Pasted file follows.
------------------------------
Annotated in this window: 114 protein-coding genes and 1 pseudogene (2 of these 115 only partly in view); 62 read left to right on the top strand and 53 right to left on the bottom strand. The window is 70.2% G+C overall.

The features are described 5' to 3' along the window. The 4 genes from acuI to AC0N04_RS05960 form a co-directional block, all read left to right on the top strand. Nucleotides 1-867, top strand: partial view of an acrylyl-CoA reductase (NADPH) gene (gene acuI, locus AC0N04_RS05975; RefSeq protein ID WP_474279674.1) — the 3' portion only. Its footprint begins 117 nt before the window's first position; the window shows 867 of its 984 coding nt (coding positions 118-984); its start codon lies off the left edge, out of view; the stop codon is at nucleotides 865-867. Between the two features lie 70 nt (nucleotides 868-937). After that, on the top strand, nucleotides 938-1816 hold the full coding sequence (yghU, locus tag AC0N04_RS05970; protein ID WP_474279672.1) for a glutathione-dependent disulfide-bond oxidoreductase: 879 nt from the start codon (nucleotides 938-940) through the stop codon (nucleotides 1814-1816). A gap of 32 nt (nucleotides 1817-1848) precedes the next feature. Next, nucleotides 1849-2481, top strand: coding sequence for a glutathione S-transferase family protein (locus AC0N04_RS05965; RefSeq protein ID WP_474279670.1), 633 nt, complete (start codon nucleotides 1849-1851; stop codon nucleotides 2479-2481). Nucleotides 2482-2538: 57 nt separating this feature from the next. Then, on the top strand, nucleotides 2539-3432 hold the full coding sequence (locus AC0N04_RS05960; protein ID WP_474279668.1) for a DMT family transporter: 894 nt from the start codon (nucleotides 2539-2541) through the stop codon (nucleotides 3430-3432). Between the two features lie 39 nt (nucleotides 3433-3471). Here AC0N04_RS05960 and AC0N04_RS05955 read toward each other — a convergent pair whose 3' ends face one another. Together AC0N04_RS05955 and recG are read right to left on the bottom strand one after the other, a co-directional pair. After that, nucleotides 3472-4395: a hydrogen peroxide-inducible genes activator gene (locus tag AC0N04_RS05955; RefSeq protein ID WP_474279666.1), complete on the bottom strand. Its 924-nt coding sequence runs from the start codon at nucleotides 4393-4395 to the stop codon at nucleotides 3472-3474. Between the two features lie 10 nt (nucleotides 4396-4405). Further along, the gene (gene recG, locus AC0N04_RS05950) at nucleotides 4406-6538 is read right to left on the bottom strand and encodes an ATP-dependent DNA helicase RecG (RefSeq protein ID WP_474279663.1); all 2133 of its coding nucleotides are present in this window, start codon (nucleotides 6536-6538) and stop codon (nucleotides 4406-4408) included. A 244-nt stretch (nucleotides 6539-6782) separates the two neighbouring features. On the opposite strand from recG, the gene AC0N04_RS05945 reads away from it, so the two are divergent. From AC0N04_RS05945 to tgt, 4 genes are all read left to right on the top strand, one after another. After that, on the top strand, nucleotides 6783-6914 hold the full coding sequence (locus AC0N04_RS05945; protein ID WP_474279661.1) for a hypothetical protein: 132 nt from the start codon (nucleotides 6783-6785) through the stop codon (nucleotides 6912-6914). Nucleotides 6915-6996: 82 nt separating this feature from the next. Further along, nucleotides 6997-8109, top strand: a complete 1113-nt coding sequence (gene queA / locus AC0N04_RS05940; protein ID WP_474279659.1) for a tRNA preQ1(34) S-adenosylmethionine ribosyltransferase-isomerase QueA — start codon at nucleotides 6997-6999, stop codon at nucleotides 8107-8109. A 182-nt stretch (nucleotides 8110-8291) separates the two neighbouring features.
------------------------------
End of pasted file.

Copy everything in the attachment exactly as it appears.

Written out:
Annotated in this window: 114 protein-coding genes and 1 pseudogene (2 of these 115 only partly in view); 62 read left to right on the top strand and 53 right to left on the bottom strand. The window is 70.2% G+C overall.

The features are described 5' to 3' along the window. The 4 genes from acuI to AC0N04_RS05960 form a co-directional block, all read left to right on the top strand. Nucleotides 1-867, top strand: partial view of an acrylyl-CoA reductase (NADPH) gene (gene acuI, locus AC0N04_RS05975; RefSeq protein ID WP_474279674.1) — the 3' portion only. Its footprint begins 117 nt before the window's first position; the window shows 867 of its 984 coding nt (coding positions 118-984); its start codon lies off the left edge, out of view; the stop codon is at nucleotides 865-867. Between the two features lie 70 nt (nucleotides 868-937). After that, on the top strand, nucleotides 938-1816 hold the full coding sequence (yghU, locus tag AC0N04_RS05970; protein ID WP_474279672.1) for a glutathione-dependent disulfide-bond oxidoreductase: 879 nt from the start codon (nucleotides 938-940) through the stop codon (nucleotides 1814-1816). A gap of 32 nt (nucleotides 1817-1848) precedes the next feature. Next, nucleotides 1849-2481, top strand: coding sequence for a glutathione S-transferase family protein (locus AC0N04_RS05965; RefSeq protein ID WP_474279670.1), 633 nt, complete (start codon nucleotides 1849-1851; stop codon nucleotides 2479-2481). Nucleotides 2482-2538: 57 nt separating this feature from the next. Then, on the top strand, nucleotides 2539-3432 hold the full coding sequence (locus AC0N04_RS05960; protein ID WP_474279668.1) for a DMT family transporter: 894 nt from the start codon (nucleotides 2539-2541) through the stop codon (nucleotides 3430-3432). Between the two features lie 39 nt (nucleotides 3433-3471). Here AC0N04_RS05960 and AC0N04_RS05955 read toward each other — a convergent pair whose 3' ends face one another. Together AC0N04_RS05955 and recG are read right to left on the bottom strand one after the other, a co-directional pair. After that, nucleotides 3472-4395: a hydrogen peroxide-inducible genes activator gene (locus tag AC0N04_RS05955; RefSeq protein ID WP_474279666.1), complete on the bottom strand. Its 924-nt coding sequence runs from the start codon at nucleotides 4393-4395 to the stop codon at nucleotides 3472-3474. Between the two features lie 10 nt (nucleotides 4396-4405). Further along, the gene (gene recG, locus AC0N04_RS05950) at nucleotides 4406-6538 is read right to left on the bottom strand and encodes an ATP-dependent DNA helicase RecG (RefSeq protein ID WP_474279663.1); all 2133 of its coding nucleotides are present in this window, start codon (nucleotides 6536-6538) and stop codon (nucleotides 4406-4408) included. A 244-nt stretch (nucleotides 6539-6782) separates the two neighbouring features. On the opposite strand from recG, the gene AC0N04_RS05945 reads away from it, so the two are divergent. From AC0N04_RS05945 to tgt, 4 genes are all read left to right on the top strand, one after another. After that, on the top strand, nucleotides 6783-6914 hold the full coding sequence (locus AC0N04_RS05945; protein ID WP_474279661.1) for a hypothetical protein: 132 nt from the start codon (nucleotides 6783-6785) through the stop codon (nucleotides 6912-6914). Nucleotides 6915-6996: 82 nt separating this feature from the next. Further along, nucleotides 6997-8109, top strand: a complete 1113-nt coding sequence (gene queA / locus AC0N04_RS05940; protein ID WP_474279659.1) for a tRNA preQ1(34) S-adenosylmethionine ribosyltransferase-isomerase QueA — start codon at nucleotides 6997-6999, stop codon at nucleotides 8107-8109. A 182-nt stretch (nucleotides 8110-8291) separates the two neighbouring features.